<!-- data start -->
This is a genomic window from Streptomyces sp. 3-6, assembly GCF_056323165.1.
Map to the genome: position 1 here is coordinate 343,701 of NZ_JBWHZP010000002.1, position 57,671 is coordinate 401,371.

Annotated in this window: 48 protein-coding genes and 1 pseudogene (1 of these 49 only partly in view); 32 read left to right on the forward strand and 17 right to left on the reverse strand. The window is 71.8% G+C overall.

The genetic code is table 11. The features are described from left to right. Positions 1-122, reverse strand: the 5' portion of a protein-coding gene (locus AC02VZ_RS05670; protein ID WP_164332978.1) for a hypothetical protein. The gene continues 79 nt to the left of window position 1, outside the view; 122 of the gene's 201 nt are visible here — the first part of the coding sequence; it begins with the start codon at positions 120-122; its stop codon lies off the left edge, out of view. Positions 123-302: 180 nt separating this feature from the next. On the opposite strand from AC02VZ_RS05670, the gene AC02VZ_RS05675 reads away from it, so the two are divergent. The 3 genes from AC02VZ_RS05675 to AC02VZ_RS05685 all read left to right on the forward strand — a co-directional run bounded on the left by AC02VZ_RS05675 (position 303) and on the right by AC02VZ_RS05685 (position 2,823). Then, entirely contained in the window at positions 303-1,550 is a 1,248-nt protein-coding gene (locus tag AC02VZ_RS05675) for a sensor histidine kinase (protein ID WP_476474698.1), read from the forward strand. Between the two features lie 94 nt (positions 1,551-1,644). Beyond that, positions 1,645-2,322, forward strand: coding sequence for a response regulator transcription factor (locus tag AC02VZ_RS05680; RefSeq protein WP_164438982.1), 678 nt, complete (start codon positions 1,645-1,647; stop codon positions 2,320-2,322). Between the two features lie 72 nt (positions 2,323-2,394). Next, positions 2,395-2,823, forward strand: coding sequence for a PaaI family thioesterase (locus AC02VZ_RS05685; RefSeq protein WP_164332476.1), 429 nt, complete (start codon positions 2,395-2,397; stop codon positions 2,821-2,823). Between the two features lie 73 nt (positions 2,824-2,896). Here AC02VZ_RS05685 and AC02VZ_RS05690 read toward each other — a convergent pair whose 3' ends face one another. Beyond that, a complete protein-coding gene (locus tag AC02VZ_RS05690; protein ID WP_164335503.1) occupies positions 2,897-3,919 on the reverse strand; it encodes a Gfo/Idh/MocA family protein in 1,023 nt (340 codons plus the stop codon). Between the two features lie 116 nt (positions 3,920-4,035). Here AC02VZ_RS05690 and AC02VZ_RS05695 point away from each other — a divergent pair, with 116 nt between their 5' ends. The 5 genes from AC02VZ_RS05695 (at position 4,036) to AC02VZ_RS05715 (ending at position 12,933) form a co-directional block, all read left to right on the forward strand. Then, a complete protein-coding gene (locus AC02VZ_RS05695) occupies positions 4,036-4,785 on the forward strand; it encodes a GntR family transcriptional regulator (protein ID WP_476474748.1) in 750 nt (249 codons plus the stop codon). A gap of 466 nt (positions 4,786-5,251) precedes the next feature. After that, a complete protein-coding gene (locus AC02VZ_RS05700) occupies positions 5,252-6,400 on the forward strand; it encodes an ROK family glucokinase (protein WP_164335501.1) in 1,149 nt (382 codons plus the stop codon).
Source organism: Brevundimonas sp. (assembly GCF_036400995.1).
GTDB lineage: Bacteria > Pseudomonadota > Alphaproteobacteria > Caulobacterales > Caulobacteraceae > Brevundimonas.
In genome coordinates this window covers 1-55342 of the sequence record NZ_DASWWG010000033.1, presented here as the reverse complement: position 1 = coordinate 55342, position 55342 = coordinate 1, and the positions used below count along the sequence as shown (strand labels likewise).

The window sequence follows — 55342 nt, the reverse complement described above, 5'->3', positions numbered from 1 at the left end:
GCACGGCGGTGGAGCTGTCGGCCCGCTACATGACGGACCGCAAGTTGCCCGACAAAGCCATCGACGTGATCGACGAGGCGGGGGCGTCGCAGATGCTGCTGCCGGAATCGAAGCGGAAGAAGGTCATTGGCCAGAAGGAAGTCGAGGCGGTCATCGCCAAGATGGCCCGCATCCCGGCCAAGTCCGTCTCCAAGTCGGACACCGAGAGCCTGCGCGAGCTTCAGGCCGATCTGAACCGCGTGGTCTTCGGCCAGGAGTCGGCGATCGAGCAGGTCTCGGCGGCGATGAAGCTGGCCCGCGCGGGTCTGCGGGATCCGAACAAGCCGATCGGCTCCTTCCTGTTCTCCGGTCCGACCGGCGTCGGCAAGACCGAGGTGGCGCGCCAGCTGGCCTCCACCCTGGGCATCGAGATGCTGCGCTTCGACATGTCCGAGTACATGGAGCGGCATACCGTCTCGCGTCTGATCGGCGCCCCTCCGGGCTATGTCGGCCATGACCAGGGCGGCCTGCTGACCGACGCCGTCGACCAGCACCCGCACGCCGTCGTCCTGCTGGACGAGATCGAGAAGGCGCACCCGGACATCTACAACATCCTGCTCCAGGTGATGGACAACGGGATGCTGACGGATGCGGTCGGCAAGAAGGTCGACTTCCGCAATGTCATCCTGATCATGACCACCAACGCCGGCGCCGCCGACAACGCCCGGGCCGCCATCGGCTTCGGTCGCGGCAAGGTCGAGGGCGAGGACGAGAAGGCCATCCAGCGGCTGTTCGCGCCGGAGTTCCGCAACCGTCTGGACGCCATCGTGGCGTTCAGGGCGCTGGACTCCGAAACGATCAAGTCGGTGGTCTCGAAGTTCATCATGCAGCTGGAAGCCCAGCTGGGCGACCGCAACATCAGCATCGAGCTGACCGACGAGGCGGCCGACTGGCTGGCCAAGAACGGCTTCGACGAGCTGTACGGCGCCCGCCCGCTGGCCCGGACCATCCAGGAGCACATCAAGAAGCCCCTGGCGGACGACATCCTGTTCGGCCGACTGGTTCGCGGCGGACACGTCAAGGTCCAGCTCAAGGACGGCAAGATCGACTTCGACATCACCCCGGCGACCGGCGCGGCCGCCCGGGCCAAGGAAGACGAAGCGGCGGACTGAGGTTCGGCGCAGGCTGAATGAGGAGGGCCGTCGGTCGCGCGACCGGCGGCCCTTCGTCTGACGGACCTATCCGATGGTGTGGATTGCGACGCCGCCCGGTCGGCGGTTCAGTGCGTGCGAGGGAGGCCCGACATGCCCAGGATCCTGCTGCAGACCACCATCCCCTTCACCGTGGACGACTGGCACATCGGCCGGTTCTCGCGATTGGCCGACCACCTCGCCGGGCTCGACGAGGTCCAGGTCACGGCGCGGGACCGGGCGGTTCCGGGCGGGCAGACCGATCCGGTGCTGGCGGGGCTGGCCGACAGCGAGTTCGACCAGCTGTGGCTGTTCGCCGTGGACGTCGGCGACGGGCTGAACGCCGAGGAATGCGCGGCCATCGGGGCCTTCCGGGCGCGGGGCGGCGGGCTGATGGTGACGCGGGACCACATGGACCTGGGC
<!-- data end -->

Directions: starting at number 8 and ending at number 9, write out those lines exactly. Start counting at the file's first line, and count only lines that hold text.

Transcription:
The window sequence follows — 55342 nt, the reverse complement described above, 5'->3', positions numbered from 1 at the left end:
GCACGGCGGTGGAGCTGTCGGCCCGCTACATGACGGACCGCAAGTTGCCCGACAAAGCCATCGACGTGATCGACGAGGCGGGGGCGTCGCAGATGCTGCTGCCGGAATCGAAGCGGAAGAAGGTCATTGGCCAGAAGGAAGTCGAGGCGGTCATCGCCAAGATGGCCCGCATCCCGGCCAAGTCCGTCTCCAAGTCGGACACCGAGAGCCTGCGCGAGCTTCAGGCCGATCTGAACCGCGTGGTCTTCGGCCAGGAGTCGGCGATCGAGCAGGTCTCGGCGGCGATGAAGCTGGCCCGCGCGGGTCTGCGGGATCCGAACAAGCCGATCGGCTCCTTCCTGTTCTCCGGTCCGACCGGCGTCGGCAAGACCGAGGTGGCGCGCCAGCTGGCCTCCACCCTGGGCATCGAGATGCTGCGCTTCGACATGTCCGAGTACATGGAGCGGCATACCGTCTCGCGTCTGATCGGCGCCCCTCCGGGCTATGTCGGCCATGACCAGGGCGGCCTGCTGACCGACGCCGTCGACCAGCACCCGCACGCCGTCGTCCTGCTGGACGAGATCGAGAAGGCGCACCCGGACATCTACAACATCCTGCTCCAGGTGATGGACAACGGGATGCTGACGGATGCGGTCGGCAAGAAGGTCGACTTCCGCAATGTCATCCTGATCATGACCACCAACGCCGGCGCCGCCGACAACGCCCGGGCCGCCATCGGCTTCGGTCGCGGCAAGGTCGAGGGCGAGGACGAGAAGGCCATCCAGCGGCTGTTCGCGCCGGAGTTCCGCAACCGTCTGGACGCCATCGTGGCGTTCAGGGCGCTGGACTCCGAAACGATCAAGTCGGTGGTCTCGAAGTTCATCATGCAGCTGGAAGCCCAGCTGGGCGACCGCAACATCAGCATCGAGCTGACCGACGAGGCGGCCGACTGGCTGGCCAAGAACGGCTTCGACGAGCTGTACGGCGCCCGCCCGCTGGCCCGGACCATCCAGGAGCACATCAAGAAGCCCCTGGCGGACGACATCCTGTTCGGCCGACTGGTTCGCGGCGGACACGTCAAGGTCCAGCTCAAGGACGGCAAGATCGACTTCGACATCACCCCGGCGACCGGCGCGGCCGCCCGGGCCAAGGAAGACGAAGCGGCGGACTGAGGTTCGGCGCAGGCTGAATGAGGAGGGCCGTCGGTCGCGCGACCGGCGGCCCTTCGTCTGACGGACCTATCCGATGGTGTGGATTGCGACGCCGCCCGGTCGGCGGTTCAGTGCGTGCGAGGGAGGCCCGACATGCCCAGGATCCTGCTGCAGACCACCATCCCCTTCACCGTGGACGACTGGCACATCGGCCGGTTCTCGCGATTGGCCGACCACCTCGCCGGGCTCGACGAGGTCCAGGTCACGGCGCGGGACCGGGCGGTTCCGGGCGGGCAGACCGATCCGGTGCTGGCGGGGCTGGCCGACAGCGAGTTCGACCAGCTGTGGCTGTTCGCCGTGGACGTCGGCGACGGGCTGAACGCCGAGGAATGCGCGGCCATCGGGGCCTTCCGGGCGCGGGGCGGCGGGCTGATGGTGACGCGGGACCACATGGACCTGGGC